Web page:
Quite often when we sell a property, the property is leased to a tenant. The majority of leases are verbal while some are written. Many leases have been in place for years, or even generations. When the decision to sell is made, both the tenant and the landowner make the following assumptions: 1) With a verbal lease, the landowner may terminate the lease at any time; and 2) Since the tenant has the lease, the tenant should have the right to buy the property.
When the time comes to sell leased land, the type and terms of the lease can affect the salability of the property. The following are situations and terms we often encounter. If these types of scenarios are dealt with early on, you can eliminate future misunderstandings and hard feelings. Remember, both landlords and tenants have rights.
- Written leases typically have expiration dates. We occasionally run into situations when a written lease expires and automatically renews unless a notice is served to terminate. With written leases, be clear on termination dates and/or when to serve notice.
- With verbal leases, March 1st is the expiration date in Colorado, Nebraska, and Kansas. To terminate a verbal lease for the 2017 crop year in:
Colorado: The landlord must serve termination 90 days prior to March 1st (ex. December 1, 2016 for March 1,, 2017).
Nebraska: The landlord must serve termination 180 days prior to March 1st (ex. September 1, 2016 for March 1, 2017).
Kansas: The landlord must serve termination 30 days prior to March 1st (ex. January 30, 2017 for March 1, 2017).
Things to watch for:
- In Nebraska, the termination notice has to be in writing.In Colorado and Kansas, it is only recommended that the termination notice be in writing;
- The dates above do not apply for pasture land;
- Tenanti has the right to plant and harvest a crop when they have worked the ground to plant;
- Due to changes in farming practices, be clear about possession (ex. Dryland used to be a 2-crop rotation; some tenants farm a 3-crop rotation).
- We often encounter situations in both written and/or verbal leases whereby the landlord gives the tenant “The First Right of Refusal” and/or the “First Right to Match.” The “First Right” means that if the landlord receives an offer to purchase from a third party, the tenant has the right to match the offer. In too many instances, “First Rights” are vague in that they do not define purchase terms or a timeline to respond. If the tenant has this “First Right,” why should they try to buy the property unless they are forced to do so when a third party submits an offer? It makes the property difficult to sell when potential buyers know their offer may be matched by the tenant. The “First Right” also makes it impossible to sell a property at auction.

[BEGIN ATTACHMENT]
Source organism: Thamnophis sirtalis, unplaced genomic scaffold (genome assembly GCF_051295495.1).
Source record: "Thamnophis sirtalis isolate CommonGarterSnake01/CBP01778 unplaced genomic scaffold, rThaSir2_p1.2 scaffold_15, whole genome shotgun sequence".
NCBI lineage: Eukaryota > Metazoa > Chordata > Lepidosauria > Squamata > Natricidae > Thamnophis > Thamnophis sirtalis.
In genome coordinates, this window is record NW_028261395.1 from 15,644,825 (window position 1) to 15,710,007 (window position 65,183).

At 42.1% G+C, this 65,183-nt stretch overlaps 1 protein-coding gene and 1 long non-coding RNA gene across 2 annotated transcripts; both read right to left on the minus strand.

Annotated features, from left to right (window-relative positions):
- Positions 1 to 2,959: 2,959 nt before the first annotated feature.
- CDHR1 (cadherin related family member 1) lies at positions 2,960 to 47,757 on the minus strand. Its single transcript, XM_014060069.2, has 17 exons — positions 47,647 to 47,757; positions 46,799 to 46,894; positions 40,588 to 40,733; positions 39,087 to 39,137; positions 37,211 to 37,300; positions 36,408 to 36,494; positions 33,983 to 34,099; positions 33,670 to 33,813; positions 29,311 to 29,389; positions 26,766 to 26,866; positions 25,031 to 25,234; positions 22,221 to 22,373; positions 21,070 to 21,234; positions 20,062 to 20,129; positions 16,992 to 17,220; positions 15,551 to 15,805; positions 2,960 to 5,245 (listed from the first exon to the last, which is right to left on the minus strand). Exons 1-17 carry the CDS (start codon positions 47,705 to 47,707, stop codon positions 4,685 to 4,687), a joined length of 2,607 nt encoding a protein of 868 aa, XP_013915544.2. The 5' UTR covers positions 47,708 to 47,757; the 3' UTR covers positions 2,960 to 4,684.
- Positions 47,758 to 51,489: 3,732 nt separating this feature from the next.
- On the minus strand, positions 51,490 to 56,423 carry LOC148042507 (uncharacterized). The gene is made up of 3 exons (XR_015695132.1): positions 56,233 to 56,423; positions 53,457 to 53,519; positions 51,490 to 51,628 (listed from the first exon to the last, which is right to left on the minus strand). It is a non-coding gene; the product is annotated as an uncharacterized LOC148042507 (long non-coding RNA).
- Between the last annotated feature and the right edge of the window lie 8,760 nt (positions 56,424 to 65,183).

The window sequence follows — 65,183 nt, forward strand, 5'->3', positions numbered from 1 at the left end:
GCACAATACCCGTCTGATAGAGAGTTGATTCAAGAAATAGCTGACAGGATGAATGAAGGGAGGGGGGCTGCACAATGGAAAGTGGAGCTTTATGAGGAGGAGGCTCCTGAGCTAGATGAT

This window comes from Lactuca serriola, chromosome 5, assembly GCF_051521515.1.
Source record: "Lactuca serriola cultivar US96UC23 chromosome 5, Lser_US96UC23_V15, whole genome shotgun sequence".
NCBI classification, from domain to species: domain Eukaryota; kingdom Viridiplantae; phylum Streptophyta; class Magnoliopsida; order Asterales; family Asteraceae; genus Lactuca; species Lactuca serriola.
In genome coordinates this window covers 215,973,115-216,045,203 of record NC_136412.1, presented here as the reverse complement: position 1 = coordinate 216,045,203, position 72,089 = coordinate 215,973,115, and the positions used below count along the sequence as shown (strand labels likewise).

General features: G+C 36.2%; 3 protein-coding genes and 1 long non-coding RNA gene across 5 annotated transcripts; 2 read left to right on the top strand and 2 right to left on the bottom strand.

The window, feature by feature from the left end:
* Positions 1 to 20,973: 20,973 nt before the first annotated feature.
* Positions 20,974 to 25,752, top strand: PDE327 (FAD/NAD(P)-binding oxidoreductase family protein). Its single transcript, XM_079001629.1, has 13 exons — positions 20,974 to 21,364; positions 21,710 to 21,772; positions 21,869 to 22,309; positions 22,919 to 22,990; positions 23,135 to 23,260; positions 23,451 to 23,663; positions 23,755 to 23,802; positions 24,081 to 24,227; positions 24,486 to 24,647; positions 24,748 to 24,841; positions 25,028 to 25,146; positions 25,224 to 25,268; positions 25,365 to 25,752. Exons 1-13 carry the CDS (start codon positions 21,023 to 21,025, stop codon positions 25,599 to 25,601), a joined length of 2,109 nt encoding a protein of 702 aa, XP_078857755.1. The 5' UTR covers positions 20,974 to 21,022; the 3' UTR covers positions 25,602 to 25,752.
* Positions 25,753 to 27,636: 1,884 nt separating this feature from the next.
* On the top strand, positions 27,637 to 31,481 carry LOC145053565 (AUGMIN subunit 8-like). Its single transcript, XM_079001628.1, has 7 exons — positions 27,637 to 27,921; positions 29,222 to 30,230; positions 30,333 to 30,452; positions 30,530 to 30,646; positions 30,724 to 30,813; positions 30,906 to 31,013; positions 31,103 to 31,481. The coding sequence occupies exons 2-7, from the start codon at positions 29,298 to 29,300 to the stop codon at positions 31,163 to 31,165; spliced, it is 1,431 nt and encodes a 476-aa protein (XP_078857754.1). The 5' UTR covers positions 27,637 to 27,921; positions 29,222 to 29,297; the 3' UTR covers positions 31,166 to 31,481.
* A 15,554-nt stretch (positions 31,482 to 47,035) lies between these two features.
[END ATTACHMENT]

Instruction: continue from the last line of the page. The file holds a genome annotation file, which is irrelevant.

Our recommendation is that if a landlord wants to give the tenant “The First Right”, be specific. Clearly state the timeline to respond but keep it short and reasonable. Match the same terms as the offer from a third party. (Ex. third party submits a cash offer to purchase, tenant has to obtain financing but is questionable). As an alternative, we recommend a “First Right to Purchase Clause”, which states if the landlord decides to sell, he first notifies the tenant of their intent to sell and offers the property to them first. If a purchase agreement doesn’t take place within specified terms, the property goes on the open market.
We have also seen situations whereby a landlord has entered into a long-term lease with no provision of termination if they decide to sell before the lease expires. Without a termination clause, the landlord limits potential buyers for the property to either the lessee and/or an absentee owner who would buy subject to the lease. In this scenario, the largest pool of buyers (operators who would farm the property) is eliminated. If a long-term lease is important, then provisions should state that if the property sells, the tenant will be reimbursed for improvements and/or crops planted.
Knowing if and when possession of the property is available is crucial. When the terms of a lease are clear, it is easier to deal with the parties involved, negotiate the transaction, and preserve the relationships of all parties involved.
REMINDER: Based on our experience, we recommend putting leases in writing to prevent any misunderstandings and to always use legal consul.